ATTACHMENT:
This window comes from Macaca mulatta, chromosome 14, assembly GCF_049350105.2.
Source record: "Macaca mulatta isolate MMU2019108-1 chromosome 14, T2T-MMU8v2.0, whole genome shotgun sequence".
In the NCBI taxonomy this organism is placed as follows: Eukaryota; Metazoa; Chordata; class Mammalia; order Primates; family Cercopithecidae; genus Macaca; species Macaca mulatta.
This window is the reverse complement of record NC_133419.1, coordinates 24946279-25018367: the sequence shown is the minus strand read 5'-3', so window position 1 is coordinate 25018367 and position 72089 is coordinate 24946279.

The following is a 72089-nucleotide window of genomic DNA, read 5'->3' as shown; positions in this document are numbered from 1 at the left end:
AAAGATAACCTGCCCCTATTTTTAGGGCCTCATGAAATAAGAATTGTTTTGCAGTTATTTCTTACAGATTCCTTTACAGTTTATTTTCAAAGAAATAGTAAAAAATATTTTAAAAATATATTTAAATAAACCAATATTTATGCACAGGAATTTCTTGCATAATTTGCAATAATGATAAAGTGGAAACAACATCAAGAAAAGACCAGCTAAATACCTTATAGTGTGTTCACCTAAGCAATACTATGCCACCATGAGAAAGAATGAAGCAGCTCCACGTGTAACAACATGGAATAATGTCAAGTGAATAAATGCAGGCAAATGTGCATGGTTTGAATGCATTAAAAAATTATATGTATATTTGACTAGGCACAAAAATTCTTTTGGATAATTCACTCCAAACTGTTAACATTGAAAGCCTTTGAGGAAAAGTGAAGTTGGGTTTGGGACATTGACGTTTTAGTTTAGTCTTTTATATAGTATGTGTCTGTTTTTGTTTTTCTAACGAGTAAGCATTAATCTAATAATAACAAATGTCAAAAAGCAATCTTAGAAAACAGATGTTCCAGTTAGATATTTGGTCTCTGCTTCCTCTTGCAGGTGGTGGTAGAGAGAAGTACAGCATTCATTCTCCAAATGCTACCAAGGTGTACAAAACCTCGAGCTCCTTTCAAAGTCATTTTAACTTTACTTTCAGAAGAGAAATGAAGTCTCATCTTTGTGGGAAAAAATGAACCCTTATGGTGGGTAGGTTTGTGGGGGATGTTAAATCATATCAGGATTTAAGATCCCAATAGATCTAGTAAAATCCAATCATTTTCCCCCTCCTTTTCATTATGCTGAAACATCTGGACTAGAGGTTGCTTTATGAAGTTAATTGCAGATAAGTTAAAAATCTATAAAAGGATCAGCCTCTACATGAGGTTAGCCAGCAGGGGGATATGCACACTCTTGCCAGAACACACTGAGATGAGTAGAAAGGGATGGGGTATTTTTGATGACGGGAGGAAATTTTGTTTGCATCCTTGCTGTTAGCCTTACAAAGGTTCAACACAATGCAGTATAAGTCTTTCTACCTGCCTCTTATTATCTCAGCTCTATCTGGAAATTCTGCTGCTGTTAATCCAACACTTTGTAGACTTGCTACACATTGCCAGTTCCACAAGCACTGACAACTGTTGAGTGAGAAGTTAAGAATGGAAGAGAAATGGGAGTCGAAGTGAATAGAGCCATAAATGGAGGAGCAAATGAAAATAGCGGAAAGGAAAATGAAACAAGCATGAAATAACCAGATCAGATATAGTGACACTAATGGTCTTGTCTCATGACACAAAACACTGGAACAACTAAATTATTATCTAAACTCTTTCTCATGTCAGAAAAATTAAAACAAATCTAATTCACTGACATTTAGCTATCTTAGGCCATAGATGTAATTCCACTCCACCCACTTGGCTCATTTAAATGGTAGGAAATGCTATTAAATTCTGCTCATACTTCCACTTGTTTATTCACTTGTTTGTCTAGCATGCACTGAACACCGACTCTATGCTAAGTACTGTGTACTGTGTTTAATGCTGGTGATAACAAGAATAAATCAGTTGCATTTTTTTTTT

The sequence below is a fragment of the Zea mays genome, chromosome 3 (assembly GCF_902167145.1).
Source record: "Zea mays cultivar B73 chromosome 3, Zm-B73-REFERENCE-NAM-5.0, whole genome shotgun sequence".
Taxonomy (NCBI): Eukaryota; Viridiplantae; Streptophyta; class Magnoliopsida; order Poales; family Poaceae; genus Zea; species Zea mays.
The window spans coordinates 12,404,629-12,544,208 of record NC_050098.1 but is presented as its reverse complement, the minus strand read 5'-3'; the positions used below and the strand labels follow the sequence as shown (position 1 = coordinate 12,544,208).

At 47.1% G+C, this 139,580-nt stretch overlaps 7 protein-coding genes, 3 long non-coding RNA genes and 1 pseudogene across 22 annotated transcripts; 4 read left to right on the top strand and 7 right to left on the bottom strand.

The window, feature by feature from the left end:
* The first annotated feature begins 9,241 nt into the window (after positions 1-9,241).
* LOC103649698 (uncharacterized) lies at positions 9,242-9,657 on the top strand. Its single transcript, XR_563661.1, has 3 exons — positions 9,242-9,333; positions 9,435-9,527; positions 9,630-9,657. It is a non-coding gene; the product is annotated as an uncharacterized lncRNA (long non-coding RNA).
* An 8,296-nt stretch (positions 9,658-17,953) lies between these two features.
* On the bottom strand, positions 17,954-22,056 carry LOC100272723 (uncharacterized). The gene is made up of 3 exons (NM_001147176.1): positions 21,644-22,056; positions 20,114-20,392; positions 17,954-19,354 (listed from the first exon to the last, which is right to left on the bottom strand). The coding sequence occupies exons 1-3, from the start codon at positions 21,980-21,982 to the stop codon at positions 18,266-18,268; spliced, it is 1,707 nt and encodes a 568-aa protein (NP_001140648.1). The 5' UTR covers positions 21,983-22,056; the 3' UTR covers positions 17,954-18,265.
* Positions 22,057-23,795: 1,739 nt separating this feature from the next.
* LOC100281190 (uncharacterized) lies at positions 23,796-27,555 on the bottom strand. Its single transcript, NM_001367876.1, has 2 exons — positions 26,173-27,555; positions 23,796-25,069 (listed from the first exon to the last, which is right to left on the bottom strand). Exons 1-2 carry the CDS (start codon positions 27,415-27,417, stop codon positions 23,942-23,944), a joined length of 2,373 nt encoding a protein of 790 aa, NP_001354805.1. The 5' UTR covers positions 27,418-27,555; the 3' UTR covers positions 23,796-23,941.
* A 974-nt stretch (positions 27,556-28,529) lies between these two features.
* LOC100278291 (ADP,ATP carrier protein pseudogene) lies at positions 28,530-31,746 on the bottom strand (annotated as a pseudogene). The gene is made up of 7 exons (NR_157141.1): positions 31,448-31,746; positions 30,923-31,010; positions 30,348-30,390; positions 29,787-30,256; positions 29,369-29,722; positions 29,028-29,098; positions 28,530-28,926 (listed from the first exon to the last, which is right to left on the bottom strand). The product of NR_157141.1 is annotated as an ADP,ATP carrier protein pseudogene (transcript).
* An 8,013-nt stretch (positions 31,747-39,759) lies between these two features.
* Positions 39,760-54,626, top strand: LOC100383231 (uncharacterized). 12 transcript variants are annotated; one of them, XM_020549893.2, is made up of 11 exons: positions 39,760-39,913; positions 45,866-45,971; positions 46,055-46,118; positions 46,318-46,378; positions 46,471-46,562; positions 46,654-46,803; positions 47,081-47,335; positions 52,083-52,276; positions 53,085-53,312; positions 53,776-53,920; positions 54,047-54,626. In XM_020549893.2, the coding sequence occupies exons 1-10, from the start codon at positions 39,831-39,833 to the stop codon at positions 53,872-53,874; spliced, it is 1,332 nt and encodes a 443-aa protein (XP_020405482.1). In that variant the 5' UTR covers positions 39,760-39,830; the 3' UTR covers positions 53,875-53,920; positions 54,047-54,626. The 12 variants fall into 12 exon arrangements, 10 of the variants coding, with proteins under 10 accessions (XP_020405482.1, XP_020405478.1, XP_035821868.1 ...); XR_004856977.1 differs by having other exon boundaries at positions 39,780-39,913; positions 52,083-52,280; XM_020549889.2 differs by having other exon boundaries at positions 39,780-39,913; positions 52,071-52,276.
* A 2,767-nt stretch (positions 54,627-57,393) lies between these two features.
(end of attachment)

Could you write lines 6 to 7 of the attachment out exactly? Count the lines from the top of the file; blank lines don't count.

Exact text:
AAAGATAACCTGCCCCTATTTTTAGGGCCTCATGAAATAAGAATTGTTTTGCAGTTATTTCTTACAGATTCCTTTACAGTTTATTTTCAAAGAAATAGTAAAAAATATTTTAAAAATATATTTAAATAAACCAATATTTATGCACAGGAATTTCTTGCATAATTTGCAATAATGATAAAGTGGAAACAACATCAAGAAAAGACCAGCTAAATACCTTATAGTGTGTTCACCTAAGCAATACTATGCCACCATGAGAAAGAATGAAGCAGCTCCACGTGTAACAACATGGAATAATGTCAAGTGAATAAATGCAGGCAAATGTGCATGGTTTGAATGCATTAAAAAATTATATGTATATTTGACTAGGCACAAAAATTCTTTTGGATAATTCACTCCAAACTGTTAACATTGAAAGCCTTTGAGGAAAAGTGAAGTTGGGTTTGGGACATTGACGTTTTAGTTTAGTCTTTTATATAGTATGTGTCTGTTTTTGTTTTTCTAACGAGTAAGCATTAATCTAATAATAACAAATGTCAAAAAGCAATCTTAGAAAACAGATGTTCCAGTTAGATATTTGGTCTCTGCTTCCTCTTGCAGGTGGTGGTAGAGAGAAGTACAGCATTCATTCTCCAAATGCTACCAAGGTGTACAAAACCTCGAGCTCCTTTCAAAGTCATTTTAACTTTACTTTCAGAAGAGAAATGAAGTCTCATCTTTGTGGGAAAAAATGAACCCTTATGGTGGGTAGGTTTGTGGGGGATGTTAAATCATATCAGGATTTAAGATCCCAATAGATCTAGTAAAATCCAATCATTTTCCCCCTCCTTTTCATTATGCTGAAACATCTGGACTAGAGGTTGCTTTATGAAGTTAATTGCAGATAAGTTAAAAATCTATAAAAGGATCAGCCTCTACATGAGGTTAGCCAGCAGGGGGATATGCACACTCTTGCCAGAACACACTGAGATGAGTAGAAAGGGATGGGGTATTTTTGATGACGGGAGGAAATTTTGTTTGCATCCTTGCTGTTAGCCTTACAAAGGTTCAACACAATGCAGTATAAGTCTTTCTACCTGCCTCTTATTATCTCAGCTCTATCTGGAAATTCTGCTGCTGTTAATCCAACACTTTGTAGACTTGCTACACATTGCCAGTTCCACAAGCACTGACAACTGTTGAGTGAGAAGTTAAGAATGGAAGAGAAATGGGAGTCGAAGTGAATAGAGCCATAAATGGAGGAGCAAATGAAAATAGCGGAAAGGAAAATGAAACAAGCATGAAATAACCAGATCAGATATAGTGACACTAATGGTCTTGTCTCATGACACAAAACACTGGAACAACTAAATTATTATCTAAACTCTTTCTCATGTCAGAAAAATTAAAACAAATCTAATTCACTGACATTTAGCTATCTTAGGCCATAGATGTAATTCCACTCCACCCACTTGGCTCATTTAAATGGTAGGAAATGCTATTAAATTCTGCTCATACTTCCACTTGTTTATTCACTTGTTTGTCTAGCATGCACTGAACACCGACTCTATGCTAAGTACTGTGTACTGTGTTTAATGCTGGTGATAACAAGAATAAATCAGTTGCATTTTTTTTTT

The sequence below is a fragment of the Zea mays genome, chromosome 3 (assembly GCF_902167145.1).